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within a chromatin loop domain encompassing the insulin-like growth factor 2 (IGF2) gene. IGF2 may act through the PI3K-Akt-FOXO pathway to modulate energy metabolism (Feinberg, 2007; Wallace and Fan, 2010).

Rett syndrome and the laminopathies may be epigenomic diseases that act in trans to affect mitochondrial function. Rett syndrome is caused by mutations in the methyl-CpG binding protein 2 (MeCP2), which binds to meCpG islands throughout the chromosomes (Loat et al., 2008). As abnormal mitochondria and mitochondrial function have been reported in several Rett patient studies, loss of MeCP2 might disrupt the coordinate regulation of nDNA energy gene expression (Wallace and Fan, 2010). The laminopathies are caused by mutations in the laminin A/C gene (LMNA), which disrupt the nuclear architecture and potentially transcriptional islands. Mutations in the LMNA gene have been found to produce similar phenotypes to those found in mtDNA mutations and a study of cells harboring LMNA mutations revealed mitochondrial defects. Therefore, various epigenomic defects may affect mitochondrial function, implying that an important function of the epigenome is to coordinate the expression of the dispersed bioenergetic genes (Wallace and Fan, 2010).

Bioenergetic Regulation of Signal Transduction and Metabolism

To respond to more rapid energy environment fluctuations, animal cells modify transcription factors and signal transduction systems via high-energy intermediates. High and low blood sugar results in the secretion of insulin by the pancreatic β cells and glucagon by the pancreatic α cells, respectively. Insulin binds to the insulin receptor, which signals, through phosphatidylinositol-3-kinase (PI3K) and Akt/PKB, to phosphorylate and inactivate the FOXO transcription factor. When not phosphorylated, FOXO binds to the PCG-1α promoter and increases PGC-1α expression, which up-regulates mitochondrial biogenesis and OXPHOS. Thus, in the presence of glucose, FOXO is inactivated, OXPHOS is down-regulated, and glycolysis is favored. In the absence of glucose FOXO is active and OXPHOS is up-regulated to burn fat. Similarly, glucacon binds to the glucagon receptor to activate adenylylcyclase, and the resulting cAMP activates protein kinase A (PKA) to phosphorylate CREB. Activated CREB also binds to the PGC-1α promoter and up-regulates OXPHOS. Low glucose thus doubly induces OXPHOS by inhibiting insulin signaling and enhancing glucagon signaling (Wallace, 2007).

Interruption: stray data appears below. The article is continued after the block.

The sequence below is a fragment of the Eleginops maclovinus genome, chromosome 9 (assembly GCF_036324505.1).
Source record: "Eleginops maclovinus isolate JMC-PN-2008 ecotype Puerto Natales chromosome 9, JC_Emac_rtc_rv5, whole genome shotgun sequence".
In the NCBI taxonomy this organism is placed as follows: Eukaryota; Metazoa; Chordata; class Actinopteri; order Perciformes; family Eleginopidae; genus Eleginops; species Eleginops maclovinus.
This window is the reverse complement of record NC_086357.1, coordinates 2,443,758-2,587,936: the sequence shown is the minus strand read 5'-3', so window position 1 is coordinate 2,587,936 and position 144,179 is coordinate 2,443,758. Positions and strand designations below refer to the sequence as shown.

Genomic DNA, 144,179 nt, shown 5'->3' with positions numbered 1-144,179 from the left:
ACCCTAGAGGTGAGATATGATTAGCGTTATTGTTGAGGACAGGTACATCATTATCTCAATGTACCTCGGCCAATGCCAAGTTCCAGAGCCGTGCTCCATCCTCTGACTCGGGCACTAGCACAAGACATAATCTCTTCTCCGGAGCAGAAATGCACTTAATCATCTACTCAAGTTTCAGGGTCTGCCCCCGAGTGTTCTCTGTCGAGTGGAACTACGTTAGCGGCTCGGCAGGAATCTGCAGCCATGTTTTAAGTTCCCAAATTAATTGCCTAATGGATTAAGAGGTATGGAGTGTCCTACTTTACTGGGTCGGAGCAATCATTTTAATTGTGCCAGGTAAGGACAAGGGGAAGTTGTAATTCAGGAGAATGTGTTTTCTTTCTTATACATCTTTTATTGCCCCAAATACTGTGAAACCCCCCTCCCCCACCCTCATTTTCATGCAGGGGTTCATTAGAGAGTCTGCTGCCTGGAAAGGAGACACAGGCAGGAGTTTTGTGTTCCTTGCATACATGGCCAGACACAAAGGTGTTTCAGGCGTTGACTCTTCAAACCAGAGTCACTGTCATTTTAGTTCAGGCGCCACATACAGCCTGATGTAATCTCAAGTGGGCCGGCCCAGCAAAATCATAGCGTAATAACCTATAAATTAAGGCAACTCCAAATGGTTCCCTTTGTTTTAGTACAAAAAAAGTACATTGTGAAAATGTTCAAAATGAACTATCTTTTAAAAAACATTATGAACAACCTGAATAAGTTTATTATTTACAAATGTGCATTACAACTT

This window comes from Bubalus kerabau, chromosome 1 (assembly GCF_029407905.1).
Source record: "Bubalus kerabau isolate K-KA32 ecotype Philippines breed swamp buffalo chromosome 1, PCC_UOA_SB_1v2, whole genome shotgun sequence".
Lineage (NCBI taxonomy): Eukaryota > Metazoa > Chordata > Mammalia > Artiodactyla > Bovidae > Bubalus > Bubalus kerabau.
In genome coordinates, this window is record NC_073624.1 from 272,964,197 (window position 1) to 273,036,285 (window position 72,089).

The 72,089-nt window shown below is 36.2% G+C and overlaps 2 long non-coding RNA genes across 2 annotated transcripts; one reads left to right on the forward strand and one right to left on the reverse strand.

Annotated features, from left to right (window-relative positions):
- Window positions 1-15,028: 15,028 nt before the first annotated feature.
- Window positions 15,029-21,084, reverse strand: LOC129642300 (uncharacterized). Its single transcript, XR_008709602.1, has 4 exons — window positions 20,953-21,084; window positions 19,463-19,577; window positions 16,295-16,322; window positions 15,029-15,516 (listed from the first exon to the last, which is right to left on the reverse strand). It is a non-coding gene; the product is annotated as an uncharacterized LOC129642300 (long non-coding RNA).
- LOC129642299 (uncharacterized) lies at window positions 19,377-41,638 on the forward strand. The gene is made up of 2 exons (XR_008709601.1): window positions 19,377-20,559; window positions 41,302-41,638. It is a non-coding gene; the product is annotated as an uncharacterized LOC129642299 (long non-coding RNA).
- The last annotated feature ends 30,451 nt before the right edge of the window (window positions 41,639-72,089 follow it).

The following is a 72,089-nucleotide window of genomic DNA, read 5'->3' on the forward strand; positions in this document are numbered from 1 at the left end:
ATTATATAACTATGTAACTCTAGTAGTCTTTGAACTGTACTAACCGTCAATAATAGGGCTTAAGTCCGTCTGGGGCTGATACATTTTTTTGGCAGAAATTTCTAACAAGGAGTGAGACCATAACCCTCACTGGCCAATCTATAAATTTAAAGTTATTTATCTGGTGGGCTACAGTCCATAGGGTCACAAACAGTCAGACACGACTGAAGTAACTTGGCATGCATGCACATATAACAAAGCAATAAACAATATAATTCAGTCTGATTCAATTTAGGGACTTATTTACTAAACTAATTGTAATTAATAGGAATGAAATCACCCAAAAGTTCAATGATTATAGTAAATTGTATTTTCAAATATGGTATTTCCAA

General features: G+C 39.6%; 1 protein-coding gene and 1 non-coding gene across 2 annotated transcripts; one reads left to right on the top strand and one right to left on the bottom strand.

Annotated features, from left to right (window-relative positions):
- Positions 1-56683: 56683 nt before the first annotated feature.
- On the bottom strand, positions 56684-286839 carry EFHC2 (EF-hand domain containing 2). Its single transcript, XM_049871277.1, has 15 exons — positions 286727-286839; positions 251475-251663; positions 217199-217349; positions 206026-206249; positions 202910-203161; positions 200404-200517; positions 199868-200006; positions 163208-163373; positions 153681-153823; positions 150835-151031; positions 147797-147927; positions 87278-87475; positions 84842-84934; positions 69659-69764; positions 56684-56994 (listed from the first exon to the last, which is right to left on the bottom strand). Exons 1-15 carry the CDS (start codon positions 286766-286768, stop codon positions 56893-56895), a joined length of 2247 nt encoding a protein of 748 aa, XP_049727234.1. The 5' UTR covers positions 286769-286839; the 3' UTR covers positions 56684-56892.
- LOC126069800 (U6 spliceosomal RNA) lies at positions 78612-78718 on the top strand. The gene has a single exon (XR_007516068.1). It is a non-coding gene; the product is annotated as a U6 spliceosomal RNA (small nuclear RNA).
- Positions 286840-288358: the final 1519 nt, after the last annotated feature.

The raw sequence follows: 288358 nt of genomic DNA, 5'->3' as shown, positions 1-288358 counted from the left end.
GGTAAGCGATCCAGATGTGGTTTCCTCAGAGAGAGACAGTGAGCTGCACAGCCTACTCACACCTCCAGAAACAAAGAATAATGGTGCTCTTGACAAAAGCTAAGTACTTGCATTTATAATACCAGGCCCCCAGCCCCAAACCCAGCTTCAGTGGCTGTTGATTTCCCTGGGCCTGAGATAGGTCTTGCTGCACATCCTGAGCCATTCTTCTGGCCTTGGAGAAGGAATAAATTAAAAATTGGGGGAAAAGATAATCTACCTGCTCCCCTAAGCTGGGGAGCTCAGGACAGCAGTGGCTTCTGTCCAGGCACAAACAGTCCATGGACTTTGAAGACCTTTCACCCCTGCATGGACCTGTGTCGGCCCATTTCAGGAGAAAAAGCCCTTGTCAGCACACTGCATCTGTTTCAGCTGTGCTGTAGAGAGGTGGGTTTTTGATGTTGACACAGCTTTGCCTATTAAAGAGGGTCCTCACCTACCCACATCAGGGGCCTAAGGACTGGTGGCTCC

The PI3K pathway is also linked via the tuberous sclerosis protein complex (TSC) to the mTORC1 regulation of nutrient metabolism; mTORC1 is also modulated by AMP kinase, which is activated by reductions in high-energy phosphates. Virtually every signal transduction pathway is modulated by ATP-mediated phosphorylation, so almost all cellular

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